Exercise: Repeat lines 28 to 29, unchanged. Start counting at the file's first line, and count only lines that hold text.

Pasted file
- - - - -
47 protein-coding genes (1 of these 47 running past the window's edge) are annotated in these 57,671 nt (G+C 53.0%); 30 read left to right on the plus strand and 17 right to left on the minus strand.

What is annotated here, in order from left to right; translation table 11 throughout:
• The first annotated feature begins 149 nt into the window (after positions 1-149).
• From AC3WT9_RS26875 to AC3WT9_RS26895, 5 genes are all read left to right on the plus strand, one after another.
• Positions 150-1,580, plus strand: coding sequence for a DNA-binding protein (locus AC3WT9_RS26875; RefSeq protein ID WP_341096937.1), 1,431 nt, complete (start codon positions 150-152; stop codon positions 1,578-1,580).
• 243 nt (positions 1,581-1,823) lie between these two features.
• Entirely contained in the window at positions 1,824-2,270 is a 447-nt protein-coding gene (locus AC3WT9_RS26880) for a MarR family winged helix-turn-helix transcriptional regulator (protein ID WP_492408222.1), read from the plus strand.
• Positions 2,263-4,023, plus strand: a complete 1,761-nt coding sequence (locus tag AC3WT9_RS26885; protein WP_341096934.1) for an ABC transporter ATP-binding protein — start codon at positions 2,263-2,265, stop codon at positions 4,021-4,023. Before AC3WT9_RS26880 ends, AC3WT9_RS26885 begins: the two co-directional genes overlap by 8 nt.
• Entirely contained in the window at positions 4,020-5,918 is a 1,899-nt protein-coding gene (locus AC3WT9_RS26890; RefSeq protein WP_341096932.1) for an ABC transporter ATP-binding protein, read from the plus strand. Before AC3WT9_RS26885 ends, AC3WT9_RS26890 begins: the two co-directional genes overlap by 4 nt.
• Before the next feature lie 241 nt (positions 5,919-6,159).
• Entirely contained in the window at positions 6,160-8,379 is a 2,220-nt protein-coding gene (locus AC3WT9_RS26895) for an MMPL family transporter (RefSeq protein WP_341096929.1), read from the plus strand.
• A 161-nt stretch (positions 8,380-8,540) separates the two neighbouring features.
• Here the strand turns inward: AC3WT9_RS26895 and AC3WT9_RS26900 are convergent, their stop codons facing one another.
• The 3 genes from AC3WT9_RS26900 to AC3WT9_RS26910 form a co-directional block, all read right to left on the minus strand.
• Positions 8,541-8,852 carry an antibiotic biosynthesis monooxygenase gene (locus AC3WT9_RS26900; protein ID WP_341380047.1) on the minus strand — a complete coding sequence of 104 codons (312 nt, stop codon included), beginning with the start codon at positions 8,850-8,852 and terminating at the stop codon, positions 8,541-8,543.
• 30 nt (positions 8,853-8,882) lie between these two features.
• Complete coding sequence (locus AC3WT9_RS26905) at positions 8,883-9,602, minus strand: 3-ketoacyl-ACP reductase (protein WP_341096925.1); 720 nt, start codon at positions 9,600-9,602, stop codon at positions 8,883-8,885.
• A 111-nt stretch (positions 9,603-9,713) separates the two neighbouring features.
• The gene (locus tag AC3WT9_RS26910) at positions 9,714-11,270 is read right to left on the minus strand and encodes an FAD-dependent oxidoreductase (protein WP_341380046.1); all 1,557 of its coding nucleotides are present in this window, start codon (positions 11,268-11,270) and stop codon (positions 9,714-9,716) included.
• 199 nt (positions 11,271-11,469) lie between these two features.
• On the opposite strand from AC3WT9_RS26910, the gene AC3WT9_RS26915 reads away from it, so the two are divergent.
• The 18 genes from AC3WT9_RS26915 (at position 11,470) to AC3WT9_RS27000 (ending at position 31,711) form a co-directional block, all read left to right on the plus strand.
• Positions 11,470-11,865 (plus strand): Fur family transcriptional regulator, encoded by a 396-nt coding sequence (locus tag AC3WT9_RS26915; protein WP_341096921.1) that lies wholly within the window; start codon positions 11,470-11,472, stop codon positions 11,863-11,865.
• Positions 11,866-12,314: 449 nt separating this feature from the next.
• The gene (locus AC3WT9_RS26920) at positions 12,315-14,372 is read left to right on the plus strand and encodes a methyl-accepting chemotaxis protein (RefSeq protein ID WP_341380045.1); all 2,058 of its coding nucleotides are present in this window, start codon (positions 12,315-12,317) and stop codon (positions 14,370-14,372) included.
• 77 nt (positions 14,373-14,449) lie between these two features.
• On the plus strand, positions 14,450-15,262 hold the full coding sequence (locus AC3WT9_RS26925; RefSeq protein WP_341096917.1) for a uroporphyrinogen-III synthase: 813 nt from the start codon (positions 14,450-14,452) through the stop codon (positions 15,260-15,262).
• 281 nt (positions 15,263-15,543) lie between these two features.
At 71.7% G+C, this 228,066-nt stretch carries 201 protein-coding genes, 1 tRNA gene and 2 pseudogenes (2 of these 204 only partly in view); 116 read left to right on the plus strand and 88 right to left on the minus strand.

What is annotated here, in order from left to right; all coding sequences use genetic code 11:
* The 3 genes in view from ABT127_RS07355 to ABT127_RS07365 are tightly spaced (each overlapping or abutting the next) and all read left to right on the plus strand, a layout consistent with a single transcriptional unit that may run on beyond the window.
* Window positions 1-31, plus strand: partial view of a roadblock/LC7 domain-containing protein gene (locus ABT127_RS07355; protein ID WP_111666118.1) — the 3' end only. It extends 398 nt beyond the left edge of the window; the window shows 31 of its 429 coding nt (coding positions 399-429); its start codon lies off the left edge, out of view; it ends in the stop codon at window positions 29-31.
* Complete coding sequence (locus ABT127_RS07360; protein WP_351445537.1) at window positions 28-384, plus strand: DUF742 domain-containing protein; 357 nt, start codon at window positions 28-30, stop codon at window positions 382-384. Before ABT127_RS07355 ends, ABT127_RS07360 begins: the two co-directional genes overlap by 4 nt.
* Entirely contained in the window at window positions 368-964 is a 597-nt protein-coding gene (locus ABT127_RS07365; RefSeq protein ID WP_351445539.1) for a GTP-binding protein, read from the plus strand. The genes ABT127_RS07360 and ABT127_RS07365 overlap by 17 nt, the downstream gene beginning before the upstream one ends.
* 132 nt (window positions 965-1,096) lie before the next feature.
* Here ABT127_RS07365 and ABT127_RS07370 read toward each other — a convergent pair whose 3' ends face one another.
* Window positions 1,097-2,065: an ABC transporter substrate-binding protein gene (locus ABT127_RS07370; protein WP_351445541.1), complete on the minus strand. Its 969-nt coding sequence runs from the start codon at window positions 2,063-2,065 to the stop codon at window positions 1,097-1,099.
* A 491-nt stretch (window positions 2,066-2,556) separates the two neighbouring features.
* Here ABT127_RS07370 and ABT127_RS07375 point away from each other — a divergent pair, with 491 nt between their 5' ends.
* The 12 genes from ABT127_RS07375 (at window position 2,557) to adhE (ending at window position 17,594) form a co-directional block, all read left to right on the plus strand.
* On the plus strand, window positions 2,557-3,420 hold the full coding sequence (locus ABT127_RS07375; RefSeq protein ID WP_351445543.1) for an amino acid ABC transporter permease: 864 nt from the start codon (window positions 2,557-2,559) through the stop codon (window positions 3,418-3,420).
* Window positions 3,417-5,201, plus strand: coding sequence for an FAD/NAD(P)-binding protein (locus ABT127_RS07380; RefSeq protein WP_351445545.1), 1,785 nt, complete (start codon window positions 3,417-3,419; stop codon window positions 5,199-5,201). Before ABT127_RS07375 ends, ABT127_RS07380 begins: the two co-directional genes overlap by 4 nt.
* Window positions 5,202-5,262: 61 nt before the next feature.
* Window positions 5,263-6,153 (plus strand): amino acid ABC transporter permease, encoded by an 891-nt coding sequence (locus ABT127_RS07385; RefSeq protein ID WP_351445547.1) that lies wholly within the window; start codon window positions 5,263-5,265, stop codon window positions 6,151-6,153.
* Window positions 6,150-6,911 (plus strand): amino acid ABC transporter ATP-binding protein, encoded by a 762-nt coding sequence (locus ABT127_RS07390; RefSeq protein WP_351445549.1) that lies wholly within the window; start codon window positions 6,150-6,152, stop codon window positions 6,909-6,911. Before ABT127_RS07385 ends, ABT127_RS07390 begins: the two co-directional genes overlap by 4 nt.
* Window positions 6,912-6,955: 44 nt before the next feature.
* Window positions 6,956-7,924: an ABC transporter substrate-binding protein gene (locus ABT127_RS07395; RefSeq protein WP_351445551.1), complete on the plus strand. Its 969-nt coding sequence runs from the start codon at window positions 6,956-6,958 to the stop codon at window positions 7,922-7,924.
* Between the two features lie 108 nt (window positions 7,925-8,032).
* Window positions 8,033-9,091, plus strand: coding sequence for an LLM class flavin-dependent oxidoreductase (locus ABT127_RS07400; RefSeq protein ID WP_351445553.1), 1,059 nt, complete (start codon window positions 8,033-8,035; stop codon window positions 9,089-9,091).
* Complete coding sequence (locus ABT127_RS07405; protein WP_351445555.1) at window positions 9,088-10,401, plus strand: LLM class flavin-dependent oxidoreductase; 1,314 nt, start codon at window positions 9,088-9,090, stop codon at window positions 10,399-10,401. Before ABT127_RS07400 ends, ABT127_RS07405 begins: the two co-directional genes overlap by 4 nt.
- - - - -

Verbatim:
• 281 nt (positions 15,263-15,543) lie between these two features.
At 71.7% G+C, this 228,066-nt stretch carries 201 protein-coding genes, 1 tRNA gene and 2 pseudogenes (2 of these 204 only partly in view); 116 read left to right on the plus strand and 88 right to left on the minus strand.